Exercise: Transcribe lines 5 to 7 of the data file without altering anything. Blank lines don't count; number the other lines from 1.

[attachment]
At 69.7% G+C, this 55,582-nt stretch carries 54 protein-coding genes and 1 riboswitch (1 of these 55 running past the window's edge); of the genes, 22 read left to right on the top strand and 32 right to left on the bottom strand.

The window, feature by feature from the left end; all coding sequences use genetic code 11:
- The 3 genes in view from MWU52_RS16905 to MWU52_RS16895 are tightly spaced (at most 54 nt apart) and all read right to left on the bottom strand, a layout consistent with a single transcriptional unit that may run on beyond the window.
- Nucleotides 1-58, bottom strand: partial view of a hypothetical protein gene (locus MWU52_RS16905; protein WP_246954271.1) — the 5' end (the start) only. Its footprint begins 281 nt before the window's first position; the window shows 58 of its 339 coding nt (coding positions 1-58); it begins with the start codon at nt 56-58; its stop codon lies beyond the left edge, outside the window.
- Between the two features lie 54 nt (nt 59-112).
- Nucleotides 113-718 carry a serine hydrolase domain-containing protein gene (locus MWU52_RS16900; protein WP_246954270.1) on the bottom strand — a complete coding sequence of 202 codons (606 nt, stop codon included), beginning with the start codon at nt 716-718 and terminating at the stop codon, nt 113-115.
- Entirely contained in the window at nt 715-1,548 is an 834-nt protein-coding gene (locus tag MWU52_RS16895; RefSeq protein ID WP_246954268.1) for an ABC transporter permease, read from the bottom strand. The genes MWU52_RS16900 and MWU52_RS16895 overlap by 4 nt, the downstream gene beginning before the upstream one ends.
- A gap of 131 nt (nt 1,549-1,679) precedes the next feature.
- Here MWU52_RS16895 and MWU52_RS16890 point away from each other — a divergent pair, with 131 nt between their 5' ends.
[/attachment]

- Between the two features lie 54 nt (nt 59-112).
- Nucleotides 113-718 carry a serine hydrolase domain-containing protein gene (locus MWU52_RS16900; protein WP_246954270.1) on the bottom strand — a complete coding sequence of 202 codons (606 nt, stop codon included), beginning with the start codon at nt 716-718 and terminating at the stop codon, nt 113-115.
- Entirely contained in the window at nt 715-1,548 is an 834-nt protein-coding gene (locus tag MWU52_RS16895; RefSeq protein ID WP_246954268.1) for an ABC transporter permease, read from the bottom strand. The genes MWU52_RS16900 and MWU52_RS16895 overlap by 4 nt, the downstream gene beginning before the upstream one ends.